I am not a huge fan of cleaning but occasionally I’ll go on a tear and want to clean everything. This weekend SL and I focused on a couple rooms in the house and cleaned all of the windows, inside and out.
Last night, I decided to tackle the pantry/refrigerator and because it has been so cold and raw outside I thought making a soup would be a great way to warm me up and get rid of bits and piece of things in the pantry and the refrigerator.
Here is what I found for my soup:
- Chicken stock
- Celery (I love using the leafy part in soups, gives a huge amount flavor)
- A small handful of mushrooms
- Baby carrots
- A seriously small amount of Orzo (who leaves that small of an amount in the box…probably me)
- Left over chicken sausage (roughly two links)
- Green onions
- Chia seeds (I had never done this before but Google said it said it was ok so I went with it)
- Can of diced tomatoes (Garlic and onion flavored because I’m crazy like that)
The best part about soups is they are extremely versatile. You can throw almost anything into a soup pot and it will be delicious. Except watermelon, but it was delicious to eat while making soup!
This personal watermelon did not have an optimal rind to deliciousness ratio but it still tasted great…while it lasted. Back to my soup.
I chopped the celery, carrots and garlic and put them in a pre-heated pot with a bit of olive oil. I let them cook just enough so they softened up a bit. Then I added the chicken sausage, mushrooms and green onion and cooked them all together for a few more minutes. Next I added the chickpeas and the can of diced tomatoes (including the juice), gave it all a stir and began to add the broth.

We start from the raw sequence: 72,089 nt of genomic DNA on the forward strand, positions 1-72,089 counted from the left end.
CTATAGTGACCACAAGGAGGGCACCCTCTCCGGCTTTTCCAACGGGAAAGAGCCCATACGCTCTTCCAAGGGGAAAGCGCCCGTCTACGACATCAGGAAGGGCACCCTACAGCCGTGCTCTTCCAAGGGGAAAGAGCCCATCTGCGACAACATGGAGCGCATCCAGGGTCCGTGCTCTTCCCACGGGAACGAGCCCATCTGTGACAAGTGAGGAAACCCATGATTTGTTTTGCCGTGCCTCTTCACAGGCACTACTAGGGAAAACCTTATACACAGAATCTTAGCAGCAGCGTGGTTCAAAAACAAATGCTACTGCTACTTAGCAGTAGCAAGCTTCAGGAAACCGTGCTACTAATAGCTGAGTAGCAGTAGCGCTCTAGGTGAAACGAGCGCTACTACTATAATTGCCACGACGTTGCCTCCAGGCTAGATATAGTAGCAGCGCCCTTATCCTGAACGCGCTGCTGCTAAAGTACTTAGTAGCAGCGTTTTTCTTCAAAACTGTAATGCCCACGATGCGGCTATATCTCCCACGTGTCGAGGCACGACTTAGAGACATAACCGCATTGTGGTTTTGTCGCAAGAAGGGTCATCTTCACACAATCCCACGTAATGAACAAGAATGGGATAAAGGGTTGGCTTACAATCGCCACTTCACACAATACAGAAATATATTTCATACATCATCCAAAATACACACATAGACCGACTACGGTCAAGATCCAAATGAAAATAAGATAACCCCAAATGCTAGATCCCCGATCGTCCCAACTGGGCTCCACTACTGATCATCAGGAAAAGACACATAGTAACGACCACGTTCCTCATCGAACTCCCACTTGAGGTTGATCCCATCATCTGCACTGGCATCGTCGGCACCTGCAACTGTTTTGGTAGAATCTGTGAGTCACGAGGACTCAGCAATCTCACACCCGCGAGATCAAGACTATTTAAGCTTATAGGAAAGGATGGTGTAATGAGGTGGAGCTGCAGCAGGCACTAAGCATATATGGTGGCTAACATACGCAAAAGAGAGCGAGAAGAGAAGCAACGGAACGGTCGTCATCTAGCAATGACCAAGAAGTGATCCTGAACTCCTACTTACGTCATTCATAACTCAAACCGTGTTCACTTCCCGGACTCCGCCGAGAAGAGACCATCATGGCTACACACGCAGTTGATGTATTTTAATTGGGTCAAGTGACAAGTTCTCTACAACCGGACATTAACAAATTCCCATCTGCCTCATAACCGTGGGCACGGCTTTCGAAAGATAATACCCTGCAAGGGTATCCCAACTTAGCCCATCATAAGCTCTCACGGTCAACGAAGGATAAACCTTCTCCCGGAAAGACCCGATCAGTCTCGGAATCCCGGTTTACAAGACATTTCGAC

No part of soup making is an exact science so do what you feel is right when it comes to the ingredients and how long you want things to cook. I brought my pot-of-goodness up to a boil and added the orzo. Normally, soup recipes tell you to add already cooked pasta to the pot but I am not normal and I don’t like to do that so my UNCOOKED orzo went into the boiling pot for about 10 minutes.
When the orzo looked done, I took the pot off the heat and stirred in some chia seeds. When I say some I mean about a small palm full. I have never added chia seeds to soup so I aired on the side of caution in case these little seeds made my soup gross (they didn’t).
Obviously by the time everything was finished I was STARVING an I did not wait for it to cool to a decent temperature before eating. I immediately dug in and thoroughly enjoyed each scalding bite!